For a study, researchers sought to determine whether lower urinary tract symptoms (LUTS) and urodynamic data correlate before and after surgical therapy for pelvic organ prolapse (POP).
In the prospective analysis, 74 patients with stage II or higher anterior POP associated with LUTS and qualified for surgical POP correction were enrolled. Before and 6 months following the surgical correction of POP, all patients underwent urodynamic testing (UDS) and clinical assessment.
The average age was 45±9 years. BMI was 28 kg/m2 on average. Most cases had an associated apical prolapse (37/74, 50%), stage III cystocele (50/74, 68%) and were multiparous. For overt (26/74, 35%) or occult (15/74, 20%) stress urinary incontinence, native tissue repair was performed in 53/74 (72%) patients with a concurrent anti-incontinence operation in 41/74 (55%) of the cases (SUI). Preoperative UDS showed obstruction of the detrusor pressure at a maximal flow rate in 20/26 (77%) patients with voiding LUTS and detrusor overactivity (DO) in 19/56 (34%) patients who presented with storage LUTS. At the 6-month follow-up, 61/74 (82%) patients had significantly improved LUTS, 39/41 (95%) patients had SUI resolve, and 1/33 (3%) patients had developed de novo SUI. There was no correlation between preoperative DO and post-void residual urine volume and surgical improvement or persistence of LUTS. Detrusor underactivity was seen in 4 individuals with persistent LUTS on both preoperative and postoperative UDS.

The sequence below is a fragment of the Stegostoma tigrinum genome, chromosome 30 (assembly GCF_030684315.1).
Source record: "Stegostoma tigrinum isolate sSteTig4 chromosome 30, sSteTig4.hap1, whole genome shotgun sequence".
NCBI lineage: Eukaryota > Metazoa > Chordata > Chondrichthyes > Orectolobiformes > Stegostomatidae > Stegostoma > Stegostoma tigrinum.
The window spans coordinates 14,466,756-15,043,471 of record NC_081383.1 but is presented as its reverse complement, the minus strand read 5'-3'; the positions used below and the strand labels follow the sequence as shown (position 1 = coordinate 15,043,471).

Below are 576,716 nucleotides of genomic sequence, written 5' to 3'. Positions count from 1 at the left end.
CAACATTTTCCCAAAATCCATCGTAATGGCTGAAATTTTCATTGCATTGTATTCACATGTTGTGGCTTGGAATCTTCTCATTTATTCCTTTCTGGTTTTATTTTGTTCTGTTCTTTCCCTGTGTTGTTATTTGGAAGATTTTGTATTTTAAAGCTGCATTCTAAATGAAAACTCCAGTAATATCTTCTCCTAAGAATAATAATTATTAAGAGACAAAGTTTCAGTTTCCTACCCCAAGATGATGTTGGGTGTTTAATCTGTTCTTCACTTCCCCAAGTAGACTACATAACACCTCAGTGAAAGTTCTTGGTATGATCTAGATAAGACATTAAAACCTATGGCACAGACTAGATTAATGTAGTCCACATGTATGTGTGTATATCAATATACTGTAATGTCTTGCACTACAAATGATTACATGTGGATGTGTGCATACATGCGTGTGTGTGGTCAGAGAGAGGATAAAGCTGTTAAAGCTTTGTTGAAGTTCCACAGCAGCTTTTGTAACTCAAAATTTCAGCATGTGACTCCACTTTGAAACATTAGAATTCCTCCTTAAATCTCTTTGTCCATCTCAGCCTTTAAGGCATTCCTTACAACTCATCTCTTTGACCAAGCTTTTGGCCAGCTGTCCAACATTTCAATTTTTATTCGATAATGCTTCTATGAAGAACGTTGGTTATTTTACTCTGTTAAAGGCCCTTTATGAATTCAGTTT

After POP surgery, patients’ LUTS significantly improved, whether or not they underwent an anti-incontinence operation. However, the persistence of voiding LUTS was linked to detrusor underactivity. Meanwhile, preoperative DO and post-void residual urine volume had no predictive value.